Morganite is the pink to orange-pink variety of beryl, a mineral that includes emerald and aquamarine. Morganite’s color range includes pink, light pink, rose, peach, and salmon. The pink and rose tints are much more popular than the darker salmon tones. Morganite was first discovered in Madagascar in 1910. In modern times morganite jewelry gained popularity and even spotted as an alternative center stone for engagement rings. Morganite now comes mostly from pegmatite mines in Minas Gerais, Brazil. Afghanistan, Mozambique, Namibia, and the US have been minor and inconsistent sources. While it is only a minor producer today, the original Madagascar deposit still sets the standard for the best material.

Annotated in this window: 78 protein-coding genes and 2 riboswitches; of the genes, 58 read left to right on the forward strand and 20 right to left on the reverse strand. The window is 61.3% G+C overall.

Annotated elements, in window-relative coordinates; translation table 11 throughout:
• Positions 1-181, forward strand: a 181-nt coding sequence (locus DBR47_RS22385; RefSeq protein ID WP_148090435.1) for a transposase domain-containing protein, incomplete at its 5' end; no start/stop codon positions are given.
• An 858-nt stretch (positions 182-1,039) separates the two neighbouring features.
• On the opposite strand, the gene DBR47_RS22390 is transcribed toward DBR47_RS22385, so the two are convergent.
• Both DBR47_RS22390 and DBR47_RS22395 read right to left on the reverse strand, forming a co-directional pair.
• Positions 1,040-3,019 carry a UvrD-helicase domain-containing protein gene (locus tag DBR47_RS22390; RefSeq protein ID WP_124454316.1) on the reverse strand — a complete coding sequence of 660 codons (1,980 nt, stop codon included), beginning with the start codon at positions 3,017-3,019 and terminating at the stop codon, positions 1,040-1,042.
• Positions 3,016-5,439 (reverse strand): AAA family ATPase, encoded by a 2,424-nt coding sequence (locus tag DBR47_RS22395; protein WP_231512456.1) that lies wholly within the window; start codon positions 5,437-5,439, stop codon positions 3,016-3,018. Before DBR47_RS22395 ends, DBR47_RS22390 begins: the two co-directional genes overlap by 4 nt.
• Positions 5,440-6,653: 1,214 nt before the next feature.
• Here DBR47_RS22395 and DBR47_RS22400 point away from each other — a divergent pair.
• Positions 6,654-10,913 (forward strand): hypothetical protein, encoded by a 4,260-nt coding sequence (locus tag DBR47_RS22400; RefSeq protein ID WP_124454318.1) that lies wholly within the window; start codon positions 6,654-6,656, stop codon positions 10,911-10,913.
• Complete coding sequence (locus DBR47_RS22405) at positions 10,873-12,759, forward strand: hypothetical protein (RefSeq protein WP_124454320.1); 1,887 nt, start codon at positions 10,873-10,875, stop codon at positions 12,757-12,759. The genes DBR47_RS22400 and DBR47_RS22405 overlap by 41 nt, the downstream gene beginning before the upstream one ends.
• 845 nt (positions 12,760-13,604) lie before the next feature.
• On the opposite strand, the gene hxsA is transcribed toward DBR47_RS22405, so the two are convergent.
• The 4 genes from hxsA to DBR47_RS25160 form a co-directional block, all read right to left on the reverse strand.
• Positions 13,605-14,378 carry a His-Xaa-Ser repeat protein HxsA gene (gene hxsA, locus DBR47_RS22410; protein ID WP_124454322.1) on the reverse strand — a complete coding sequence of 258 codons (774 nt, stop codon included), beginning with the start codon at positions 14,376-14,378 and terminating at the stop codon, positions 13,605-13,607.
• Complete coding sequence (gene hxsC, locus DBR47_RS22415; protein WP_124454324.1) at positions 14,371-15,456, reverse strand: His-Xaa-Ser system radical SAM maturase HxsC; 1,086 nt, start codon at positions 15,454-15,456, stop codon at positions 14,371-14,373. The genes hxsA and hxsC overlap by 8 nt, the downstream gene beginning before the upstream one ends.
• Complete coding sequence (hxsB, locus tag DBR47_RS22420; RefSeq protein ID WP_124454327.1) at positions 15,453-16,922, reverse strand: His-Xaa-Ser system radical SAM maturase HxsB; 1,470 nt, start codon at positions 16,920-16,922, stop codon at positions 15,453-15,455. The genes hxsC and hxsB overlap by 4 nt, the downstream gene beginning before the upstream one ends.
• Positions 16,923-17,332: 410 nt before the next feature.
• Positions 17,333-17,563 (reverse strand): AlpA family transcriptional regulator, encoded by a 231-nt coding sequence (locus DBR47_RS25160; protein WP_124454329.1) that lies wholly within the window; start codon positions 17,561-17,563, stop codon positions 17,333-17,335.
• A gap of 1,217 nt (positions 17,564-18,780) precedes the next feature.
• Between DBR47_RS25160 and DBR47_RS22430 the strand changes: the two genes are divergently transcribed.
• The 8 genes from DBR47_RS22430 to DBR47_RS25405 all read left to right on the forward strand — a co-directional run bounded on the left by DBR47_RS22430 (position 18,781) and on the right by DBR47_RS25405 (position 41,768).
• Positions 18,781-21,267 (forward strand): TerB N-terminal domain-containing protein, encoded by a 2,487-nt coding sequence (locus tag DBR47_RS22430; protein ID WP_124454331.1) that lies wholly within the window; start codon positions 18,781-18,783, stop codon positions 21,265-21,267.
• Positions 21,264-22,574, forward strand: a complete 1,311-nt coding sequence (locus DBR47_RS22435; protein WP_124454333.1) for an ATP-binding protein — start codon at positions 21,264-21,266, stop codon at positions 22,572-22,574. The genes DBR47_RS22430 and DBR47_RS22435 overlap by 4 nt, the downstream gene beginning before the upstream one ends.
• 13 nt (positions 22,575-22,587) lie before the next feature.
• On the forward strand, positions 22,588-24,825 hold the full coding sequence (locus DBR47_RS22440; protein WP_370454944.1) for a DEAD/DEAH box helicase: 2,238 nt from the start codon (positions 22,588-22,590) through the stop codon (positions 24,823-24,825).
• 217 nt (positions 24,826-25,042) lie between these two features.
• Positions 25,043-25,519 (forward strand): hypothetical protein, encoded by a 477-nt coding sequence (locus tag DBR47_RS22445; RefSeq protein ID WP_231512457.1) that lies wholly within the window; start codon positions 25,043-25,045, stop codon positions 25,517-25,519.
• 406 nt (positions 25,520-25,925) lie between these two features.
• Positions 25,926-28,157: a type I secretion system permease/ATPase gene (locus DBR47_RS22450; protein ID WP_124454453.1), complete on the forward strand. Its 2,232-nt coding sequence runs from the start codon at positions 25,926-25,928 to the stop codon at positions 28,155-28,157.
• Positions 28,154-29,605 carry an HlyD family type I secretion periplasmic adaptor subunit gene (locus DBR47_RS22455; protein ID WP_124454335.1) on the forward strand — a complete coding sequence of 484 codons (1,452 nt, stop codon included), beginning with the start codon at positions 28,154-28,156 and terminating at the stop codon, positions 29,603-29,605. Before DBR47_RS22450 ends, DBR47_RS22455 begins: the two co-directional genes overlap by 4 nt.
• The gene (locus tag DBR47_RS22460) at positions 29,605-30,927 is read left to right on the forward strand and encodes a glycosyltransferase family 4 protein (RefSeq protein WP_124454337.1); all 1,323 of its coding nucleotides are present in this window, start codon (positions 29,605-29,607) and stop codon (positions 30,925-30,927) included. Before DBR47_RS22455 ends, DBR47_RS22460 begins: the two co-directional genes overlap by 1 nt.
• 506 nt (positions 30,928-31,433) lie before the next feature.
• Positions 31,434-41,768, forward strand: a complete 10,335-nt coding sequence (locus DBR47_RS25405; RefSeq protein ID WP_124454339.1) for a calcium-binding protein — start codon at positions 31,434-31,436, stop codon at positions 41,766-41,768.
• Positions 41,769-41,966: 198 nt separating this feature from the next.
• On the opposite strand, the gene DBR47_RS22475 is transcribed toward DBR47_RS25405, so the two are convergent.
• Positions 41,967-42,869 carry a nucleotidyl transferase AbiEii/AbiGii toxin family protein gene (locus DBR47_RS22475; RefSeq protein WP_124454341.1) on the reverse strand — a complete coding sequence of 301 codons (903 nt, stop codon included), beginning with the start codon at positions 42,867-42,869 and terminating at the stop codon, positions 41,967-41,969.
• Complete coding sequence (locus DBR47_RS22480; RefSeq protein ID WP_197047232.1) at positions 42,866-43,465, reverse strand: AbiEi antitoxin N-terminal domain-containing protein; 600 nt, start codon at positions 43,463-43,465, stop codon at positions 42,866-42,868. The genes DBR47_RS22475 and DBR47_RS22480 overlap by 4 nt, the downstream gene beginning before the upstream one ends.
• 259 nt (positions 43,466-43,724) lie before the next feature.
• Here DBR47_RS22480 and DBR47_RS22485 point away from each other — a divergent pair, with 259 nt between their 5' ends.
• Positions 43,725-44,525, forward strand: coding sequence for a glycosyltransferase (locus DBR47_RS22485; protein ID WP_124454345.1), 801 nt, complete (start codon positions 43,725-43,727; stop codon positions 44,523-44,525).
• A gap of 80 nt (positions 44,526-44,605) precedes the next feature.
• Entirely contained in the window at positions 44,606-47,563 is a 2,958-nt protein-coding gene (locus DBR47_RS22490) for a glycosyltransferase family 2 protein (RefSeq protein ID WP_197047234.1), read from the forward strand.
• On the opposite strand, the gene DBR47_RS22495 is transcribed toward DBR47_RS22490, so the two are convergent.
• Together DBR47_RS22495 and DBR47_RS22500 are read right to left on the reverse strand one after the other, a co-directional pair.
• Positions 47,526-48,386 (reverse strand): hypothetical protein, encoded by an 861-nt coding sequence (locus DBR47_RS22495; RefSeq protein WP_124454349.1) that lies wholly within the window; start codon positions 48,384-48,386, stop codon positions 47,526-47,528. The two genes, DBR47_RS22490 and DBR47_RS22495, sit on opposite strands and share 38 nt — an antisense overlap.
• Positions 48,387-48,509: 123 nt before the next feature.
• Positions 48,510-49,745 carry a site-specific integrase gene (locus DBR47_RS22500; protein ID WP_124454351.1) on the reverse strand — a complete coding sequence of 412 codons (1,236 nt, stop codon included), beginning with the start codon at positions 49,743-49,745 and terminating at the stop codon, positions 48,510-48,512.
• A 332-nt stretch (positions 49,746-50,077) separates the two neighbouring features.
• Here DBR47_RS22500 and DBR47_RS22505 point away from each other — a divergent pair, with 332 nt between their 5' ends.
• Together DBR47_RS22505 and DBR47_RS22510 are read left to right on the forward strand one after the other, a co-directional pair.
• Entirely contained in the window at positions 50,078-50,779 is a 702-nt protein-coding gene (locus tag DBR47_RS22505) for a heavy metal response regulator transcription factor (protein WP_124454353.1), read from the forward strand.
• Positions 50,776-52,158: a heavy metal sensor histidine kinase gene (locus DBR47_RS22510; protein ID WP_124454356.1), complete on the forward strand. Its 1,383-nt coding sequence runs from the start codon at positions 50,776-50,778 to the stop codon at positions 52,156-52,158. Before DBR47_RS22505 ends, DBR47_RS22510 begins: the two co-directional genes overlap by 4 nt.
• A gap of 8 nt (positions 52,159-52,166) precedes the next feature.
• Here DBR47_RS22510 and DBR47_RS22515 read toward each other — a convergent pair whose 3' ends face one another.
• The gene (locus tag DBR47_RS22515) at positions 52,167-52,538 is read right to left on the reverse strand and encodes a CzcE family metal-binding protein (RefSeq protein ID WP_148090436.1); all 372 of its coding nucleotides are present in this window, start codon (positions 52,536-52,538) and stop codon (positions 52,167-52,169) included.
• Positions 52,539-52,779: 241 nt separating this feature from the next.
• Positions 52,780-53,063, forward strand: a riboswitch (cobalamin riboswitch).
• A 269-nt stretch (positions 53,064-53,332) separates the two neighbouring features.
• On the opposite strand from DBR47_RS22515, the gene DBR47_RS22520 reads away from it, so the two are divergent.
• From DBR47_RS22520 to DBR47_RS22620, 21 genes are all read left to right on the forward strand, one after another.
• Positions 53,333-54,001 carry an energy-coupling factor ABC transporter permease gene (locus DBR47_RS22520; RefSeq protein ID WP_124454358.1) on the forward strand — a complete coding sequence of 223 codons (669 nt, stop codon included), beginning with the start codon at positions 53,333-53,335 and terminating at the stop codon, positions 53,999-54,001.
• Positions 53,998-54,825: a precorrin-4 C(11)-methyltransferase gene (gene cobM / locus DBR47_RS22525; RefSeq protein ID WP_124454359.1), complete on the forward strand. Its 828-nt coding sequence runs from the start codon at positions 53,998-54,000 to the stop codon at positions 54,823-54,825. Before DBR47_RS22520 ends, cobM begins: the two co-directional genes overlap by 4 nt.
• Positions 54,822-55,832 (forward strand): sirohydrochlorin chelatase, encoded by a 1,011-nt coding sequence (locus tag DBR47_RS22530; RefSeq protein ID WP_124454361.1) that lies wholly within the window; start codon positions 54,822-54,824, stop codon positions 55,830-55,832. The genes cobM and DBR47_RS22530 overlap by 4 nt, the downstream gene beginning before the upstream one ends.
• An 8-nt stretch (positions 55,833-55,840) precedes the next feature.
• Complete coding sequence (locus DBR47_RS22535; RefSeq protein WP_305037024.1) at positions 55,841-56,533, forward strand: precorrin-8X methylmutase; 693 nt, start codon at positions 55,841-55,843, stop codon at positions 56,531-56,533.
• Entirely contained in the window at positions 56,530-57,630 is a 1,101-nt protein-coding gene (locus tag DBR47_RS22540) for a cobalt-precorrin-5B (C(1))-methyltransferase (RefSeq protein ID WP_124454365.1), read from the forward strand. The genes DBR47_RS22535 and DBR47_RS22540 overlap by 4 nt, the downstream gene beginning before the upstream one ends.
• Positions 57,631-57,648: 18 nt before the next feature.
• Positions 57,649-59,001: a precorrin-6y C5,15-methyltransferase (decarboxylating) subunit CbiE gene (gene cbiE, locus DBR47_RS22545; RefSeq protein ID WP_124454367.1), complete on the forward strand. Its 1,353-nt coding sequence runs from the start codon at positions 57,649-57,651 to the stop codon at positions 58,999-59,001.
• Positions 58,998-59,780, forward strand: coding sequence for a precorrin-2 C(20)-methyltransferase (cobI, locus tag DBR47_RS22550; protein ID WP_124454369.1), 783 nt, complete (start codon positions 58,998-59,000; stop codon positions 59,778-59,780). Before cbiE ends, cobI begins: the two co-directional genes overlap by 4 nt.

Following its discovery in 1910, George Kunz proposed the name morganite at a meeting of the New York Academy of Sciences on 5 December 1910 to honor his friend and customer J.P. Morgan for his financial support for the arts and sciences, and his important gifts of gems to the American Museum of Natural History in New York and Paris. J.P. Morgan was one of the most important gem collectors in the early 1900s. Since morganite was just recently discovered compared to the other gemstones, not much history and lore are available. Some do believe that morganite is a powerful, high vibrational, universal stone of unconditional love. It helps to attract and maintain love. Holding a piece of morganite brings a sense of deep peace and joy, both within us and with the world.